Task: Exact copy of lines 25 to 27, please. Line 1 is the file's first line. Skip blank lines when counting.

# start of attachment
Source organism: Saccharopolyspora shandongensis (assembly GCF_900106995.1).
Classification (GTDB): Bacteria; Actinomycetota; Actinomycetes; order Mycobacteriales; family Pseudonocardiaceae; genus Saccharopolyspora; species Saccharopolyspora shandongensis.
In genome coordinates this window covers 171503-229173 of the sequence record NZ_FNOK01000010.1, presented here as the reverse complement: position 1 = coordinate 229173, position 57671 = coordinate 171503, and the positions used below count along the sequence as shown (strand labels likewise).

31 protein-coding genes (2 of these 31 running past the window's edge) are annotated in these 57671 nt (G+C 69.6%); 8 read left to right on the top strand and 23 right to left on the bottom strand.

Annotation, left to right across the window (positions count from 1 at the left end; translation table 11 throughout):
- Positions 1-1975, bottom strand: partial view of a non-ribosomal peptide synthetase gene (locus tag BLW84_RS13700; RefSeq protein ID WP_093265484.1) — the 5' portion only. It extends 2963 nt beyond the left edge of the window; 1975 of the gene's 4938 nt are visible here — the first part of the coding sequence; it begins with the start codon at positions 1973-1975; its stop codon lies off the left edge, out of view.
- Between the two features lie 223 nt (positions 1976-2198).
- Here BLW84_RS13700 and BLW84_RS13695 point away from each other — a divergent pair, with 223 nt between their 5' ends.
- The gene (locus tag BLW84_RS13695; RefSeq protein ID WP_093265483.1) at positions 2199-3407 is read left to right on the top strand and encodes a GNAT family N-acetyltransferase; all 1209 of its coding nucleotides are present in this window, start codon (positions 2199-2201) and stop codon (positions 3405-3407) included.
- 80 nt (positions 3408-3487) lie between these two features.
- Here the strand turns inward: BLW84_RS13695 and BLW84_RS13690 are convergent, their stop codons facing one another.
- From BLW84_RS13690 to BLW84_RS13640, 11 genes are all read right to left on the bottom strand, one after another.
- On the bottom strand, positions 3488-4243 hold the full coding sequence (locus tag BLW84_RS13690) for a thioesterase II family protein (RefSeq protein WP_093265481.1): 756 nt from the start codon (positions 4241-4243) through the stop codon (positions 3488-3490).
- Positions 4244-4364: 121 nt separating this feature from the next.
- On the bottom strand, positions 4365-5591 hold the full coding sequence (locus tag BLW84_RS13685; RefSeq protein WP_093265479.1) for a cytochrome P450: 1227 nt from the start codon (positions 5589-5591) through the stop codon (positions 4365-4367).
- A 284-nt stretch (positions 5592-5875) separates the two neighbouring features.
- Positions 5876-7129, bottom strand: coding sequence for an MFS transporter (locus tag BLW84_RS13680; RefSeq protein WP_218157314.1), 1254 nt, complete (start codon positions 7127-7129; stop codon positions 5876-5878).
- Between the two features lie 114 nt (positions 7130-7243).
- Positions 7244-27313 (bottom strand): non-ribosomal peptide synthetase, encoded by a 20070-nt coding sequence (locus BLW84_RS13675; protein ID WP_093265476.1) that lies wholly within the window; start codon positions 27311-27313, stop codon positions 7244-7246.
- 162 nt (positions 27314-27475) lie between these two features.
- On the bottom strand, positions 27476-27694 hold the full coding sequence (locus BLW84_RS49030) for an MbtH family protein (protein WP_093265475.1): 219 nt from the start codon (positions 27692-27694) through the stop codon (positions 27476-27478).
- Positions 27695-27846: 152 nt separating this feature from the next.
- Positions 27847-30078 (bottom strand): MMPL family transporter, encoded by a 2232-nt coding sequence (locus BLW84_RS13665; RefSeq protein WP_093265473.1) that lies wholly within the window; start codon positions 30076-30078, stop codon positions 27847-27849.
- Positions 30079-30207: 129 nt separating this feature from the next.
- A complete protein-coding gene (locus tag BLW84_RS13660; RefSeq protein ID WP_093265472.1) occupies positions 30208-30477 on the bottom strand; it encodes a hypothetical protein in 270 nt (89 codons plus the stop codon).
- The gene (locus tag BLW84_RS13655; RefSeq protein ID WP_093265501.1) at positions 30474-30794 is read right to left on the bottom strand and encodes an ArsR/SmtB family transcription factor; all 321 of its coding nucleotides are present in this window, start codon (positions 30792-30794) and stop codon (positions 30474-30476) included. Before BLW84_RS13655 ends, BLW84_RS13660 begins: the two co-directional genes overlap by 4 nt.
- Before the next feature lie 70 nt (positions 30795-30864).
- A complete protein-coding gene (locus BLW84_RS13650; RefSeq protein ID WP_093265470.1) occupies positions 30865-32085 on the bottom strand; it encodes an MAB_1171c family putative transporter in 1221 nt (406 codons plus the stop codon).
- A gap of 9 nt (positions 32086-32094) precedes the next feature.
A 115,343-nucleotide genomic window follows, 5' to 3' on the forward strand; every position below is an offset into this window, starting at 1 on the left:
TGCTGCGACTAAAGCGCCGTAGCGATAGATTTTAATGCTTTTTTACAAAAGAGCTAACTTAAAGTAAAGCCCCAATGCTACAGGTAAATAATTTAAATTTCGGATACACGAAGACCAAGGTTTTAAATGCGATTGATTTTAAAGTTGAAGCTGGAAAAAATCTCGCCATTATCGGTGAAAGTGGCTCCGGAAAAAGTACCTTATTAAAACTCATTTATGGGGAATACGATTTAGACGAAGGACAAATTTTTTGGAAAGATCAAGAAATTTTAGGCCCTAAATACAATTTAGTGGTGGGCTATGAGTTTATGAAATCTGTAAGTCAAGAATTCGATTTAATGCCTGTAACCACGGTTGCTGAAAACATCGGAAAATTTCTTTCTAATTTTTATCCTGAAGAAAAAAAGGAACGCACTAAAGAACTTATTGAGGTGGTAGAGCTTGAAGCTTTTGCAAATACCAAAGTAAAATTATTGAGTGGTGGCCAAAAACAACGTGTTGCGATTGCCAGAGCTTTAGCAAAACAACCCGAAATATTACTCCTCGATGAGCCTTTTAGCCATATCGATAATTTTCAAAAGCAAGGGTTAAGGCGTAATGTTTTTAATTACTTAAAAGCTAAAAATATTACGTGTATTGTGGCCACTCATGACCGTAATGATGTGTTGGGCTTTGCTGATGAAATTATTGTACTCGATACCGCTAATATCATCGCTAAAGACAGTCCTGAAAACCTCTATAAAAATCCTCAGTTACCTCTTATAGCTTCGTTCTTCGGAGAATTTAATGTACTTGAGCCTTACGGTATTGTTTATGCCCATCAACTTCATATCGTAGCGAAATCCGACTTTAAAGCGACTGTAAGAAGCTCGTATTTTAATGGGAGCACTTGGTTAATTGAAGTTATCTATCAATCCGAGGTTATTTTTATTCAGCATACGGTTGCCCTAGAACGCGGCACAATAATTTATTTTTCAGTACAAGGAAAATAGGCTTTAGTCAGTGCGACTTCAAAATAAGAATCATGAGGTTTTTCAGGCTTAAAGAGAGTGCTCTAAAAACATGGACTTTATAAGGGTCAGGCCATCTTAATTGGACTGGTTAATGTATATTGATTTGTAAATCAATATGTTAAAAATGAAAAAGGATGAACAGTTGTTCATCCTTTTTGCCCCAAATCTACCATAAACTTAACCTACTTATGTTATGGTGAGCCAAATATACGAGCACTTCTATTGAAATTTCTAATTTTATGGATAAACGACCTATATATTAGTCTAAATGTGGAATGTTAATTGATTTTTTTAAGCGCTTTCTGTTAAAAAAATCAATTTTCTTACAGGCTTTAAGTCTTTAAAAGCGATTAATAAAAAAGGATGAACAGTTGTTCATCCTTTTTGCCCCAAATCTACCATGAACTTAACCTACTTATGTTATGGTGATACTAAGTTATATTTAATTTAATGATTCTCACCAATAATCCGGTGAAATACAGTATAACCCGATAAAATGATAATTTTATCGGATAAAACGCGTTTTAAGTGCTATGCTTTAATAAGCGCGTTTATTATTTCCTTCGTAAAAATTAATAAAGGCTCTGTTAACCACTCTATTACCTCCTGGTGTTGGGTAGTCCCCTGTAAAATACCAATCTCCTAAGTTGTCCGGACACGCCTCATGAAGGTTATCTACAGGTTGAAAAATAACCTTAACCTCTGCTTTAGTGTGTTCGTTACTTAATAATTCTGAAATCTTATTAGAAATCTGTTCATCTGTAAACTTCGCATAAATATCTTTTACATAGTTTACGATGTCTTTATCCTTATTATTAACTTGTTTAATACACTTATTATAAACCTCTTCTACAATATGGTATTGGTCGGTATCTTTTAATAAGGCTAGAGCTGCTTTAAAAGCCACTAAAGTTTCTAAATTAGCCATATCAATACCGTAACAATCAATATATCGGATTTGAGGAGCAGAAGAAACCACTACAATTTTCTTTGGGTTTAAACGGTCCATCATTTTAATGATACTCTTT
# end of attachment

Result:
- A complete protein-coding gene (locus tag BLW84_RS13660; RefSeq protein ID WP_093265472.1) occupies positions 30208-30477 on the bottom strand; it encodes a hypothetical protein in 270 nt (89 codons plus the stop codon).
- The gene (locus tag BLW84_RS13655; RefSeq protein ID WP_093265501.1) at positions 30474-30794 is read right to left on the bottom strand and encodes an ArsR/SmtB family transcription factor; all 321 of its coding nucleotides are present in this window, start codon (positions 30792-30794) and stop codon (positions 30474-30476) included. Before BLW84_RS13655 ends, BLW84_RS13660 begins: the two co-directional genes overlap by 4 nt.
- Before the next feature lie 70 nt (positions 30795-30864).